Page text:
In this blog, we show you the importance of regular governance reviews and how to complete them more effectively.
Charity boards are expected to undertake regular governance reviews. These are not compulsory, however best practice suggests that you should complete an internal review of governance arrangements in your charity at least annually.
You should also undertake an external review every three to five years.
The Charity Commission states that “Charity trustees are the people who are legally responsible for the control, management and administration of a charity.” Trustees of incorporated charities also have legal duties and responsibilities as company directors. By undertaking regular governance reviews (and acting on them), trustees can reduce their personal risks by demonstrating how they meet the requirements of their role.
What the governance codes say about reviews
• In Northern Ireland, the paper checklist that accompanies The Code of Good Governance implies governance reviews should be undertaken annually
• The Charity Governance Code for England & Wales states that small charities should undertake “regular” reviews and that larger charities (£1m+ annual income) are expected to submit to external governance reviews every three years
• The Scottish Governance Code for the Third Sector highlights the need for “maintaining and regularly reviewing…internal governance”
• In the Republic of Ireland, the Charities Regulator requires charities to report annually and indicate whether or not they are meeting The Charities Governance Code
Despite the codes being different, they all have substantially common emphasis on key areas such as the need for boards to review governance regularly, at least internally and every year.
When asked about their governance arrangements, trustees often say they are “ongoing” or refer to strong reserves, positive funding arrangements, satisfied donors or other measures. However, governance reviews are meant to be an “event” or “process” that your board organises and that has identifiable outputs – results; impacts; learnings; actions; responsibilities; timeframes; priorities.
Governance review process
So, how do you undertake a corporate governance review of your charity?
External governance reviews
These generally relate to larger charities and should occur perhaps every 3-5 years or when there is a crisis of some kind. This will usually follow the methodology of the governance reviewer or consultant. Cost may be an issue as they tend to be based on consultancy days, however, they will bring to your board external governance expertise.
Internal governance reviews
These are for all sizes of charities and are more frequent, usually annually and certainly at least every two years. These internal “self-assessment” reviews allow the board to take a good look at all their governance arrangements so that trustees can refresh themselves about best practice and address any gaps over time. Sometimes when problems emerge, they can focus on specific areas such as policies; conflicts of interest; financial management; risk management; strategic planning; stakeholder engagement.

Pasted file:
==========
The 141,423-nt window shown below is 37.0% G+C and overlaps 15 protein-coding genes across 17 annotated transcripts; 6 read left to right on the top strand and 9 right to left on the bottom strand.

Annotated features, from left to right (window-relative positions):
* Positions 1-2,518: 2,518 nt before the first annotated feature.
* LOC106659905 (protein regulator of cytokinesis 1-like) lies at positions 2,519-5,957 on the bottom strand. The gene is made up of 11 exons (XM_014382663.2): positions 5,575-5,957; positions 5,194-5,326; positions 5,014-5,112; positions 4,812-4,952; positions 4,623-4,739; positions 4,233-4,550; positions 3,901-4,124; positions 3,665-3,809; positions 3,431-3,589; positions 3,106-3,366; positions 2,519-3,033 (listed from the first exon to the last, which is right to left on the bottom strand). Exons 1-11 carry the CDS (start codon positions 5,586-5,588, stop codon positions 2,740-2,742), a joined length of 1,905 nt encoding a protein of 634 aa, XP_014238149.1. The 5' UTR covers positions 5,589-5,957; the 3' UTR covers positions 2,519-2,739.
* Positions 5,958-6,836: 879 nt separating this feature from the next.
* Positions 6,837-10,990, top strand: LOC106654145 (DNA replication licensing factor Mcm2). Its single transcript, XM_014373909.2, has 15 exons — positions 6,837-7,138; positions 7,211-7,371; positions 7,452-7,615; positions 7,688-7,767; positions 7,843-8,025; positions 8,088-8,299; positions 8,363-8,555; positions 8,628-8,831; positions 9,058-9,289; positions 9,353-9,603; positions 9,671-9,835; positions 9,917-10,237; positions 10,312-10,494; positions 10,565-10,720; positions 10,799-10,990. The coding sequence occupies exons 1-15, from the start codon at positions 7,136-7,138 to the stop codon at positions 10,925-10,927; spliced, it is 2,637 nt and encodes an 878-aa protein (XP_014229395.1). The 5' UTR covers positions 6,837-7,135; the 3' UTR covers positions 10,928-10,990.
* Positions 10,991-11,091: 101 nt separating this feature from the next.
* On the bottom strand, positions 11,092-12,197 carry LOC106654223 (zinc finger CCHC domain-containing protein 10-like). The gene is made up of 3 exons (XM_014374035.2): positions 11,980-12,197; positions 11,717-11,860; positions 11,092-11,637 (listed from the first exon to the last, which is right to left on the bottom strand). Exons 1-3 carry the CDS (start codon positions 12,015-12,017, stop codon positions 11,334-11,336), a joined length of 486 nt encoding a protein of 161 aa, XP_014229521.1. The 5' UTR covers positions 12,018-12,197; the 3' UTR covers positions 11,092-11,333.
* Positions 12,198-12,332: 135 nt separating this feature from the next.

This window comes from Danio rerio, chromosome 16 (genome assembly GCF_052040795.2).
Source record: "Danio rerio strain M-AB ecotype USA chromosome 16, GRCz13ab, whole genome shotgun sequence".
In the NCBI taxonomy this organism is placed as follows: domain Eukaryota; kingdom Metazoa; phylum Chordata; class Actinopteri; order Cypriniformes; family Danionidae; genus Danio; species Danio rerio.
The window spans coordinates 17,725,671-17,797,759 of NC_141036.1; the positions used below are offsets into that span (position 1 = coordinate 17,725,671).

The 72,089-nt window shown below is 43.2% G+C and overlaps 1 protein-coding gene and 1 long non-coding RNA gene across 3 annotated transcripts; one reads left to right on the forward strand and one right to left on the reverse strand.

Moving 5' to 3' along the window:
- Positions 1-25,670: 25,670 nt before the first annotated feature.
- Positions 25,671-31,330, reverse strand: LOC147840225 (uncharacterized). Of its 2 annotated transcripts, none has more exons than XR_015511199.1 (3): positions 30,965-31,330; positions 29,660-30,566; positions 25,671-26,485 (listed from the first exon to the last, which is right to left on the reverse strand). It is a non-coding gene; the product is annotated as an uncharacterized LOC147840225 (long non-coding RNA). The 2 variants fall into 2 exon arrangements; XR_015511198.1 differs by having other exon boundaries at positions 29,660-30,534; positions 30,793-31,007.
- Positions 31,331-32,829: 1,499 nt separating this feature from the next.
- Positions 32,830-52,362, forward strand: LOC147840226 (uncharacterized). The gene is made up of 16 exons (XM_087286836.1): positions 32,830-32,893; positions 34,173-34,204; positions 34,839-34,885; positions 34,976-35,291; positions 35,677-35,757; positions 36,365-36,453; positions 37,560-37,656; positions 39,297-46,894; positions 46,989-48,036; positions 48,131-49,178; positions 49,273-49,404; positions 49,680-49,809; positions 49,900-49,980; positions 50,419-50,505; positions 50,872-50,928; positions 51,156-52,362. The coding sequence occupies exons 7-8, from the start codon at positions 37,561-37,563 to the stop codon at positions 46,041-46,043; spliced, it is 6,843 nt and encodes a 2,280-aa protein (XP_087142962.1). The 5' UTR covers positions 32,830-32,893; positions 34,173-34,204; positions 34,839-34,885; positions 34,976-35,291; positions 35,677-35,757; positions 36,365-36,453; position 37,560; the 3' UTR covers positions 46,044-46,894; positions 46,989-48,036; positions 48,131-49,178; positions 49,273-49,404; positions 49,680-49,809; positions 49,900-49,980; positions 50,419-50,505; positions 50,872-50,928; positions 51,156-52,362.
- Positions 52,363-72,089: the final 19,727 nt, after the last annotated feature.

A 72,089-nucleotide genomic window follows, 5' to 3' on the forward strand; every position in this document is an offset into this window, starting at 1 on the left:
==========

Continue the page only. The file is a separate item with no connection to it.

Whether internal or external, a governance review is usually set against sector benchmarks or best practice standards such as those in the paper checklists that accompany The Code of Good Governance in Northern Ireland.
Governance reviews and paper checklists
Governance codes usually come with paper checklists that provide the opportunity for a board to undertake a self-assessment analysis of their governance arrangements. These are free to use and provide a structured framework for the governance review.
Paper checklists can however be time consuming in terms of the work involved in completing them, the time spent by trustees and senior staff in meetings and phone calls, emails etc. Then there is the considerable time spent in writing up the report and securing agreement on the outputs between all the various trustees and others involved.
An online governance review
There is now an alternative to governance reviews based on paper checklists that overcomes the problems of time and wasted resources. Our online Governance Improvement Tool is aligned with the principle requirements of the various governance codes and looks at seven key areas of a charity’s governance arrangements:
- Strategic Leadership & Performance
- Legal & Compliance
- Board Effectiveness & Development
- Audit, Risk and Financial Management
- Exercising Effective Control
The interactive self-assessment tool facilitates an internal governance review, with the added benefit of an external reference point.
Using the online Governance Improvement Tool has the following advantages:
Saves you time – your online Report and SMART Action Plan can be generated instantly
Saves you money – cost is significantly less than it would be to hire consultants
It is easy to use – the questions are in plain English that can be easily understood
Complete it at your own pace – in a few hours, a day, or over a few weeks, whatever you prefer
Benchmark your governance against the highest standards – your governance arrangements are measured against sector best practice
Have online access to an interactive tool – complete it with your team, bringing everyone on board
Obtain reassurance – key stakeholders (and potential new trustees) are assured that you are committed to complying with the highest governance standards./ (Read our Blog on Top 6 Recruitment Tips to fill Trustee Vacancies)
Find out more – online governance review
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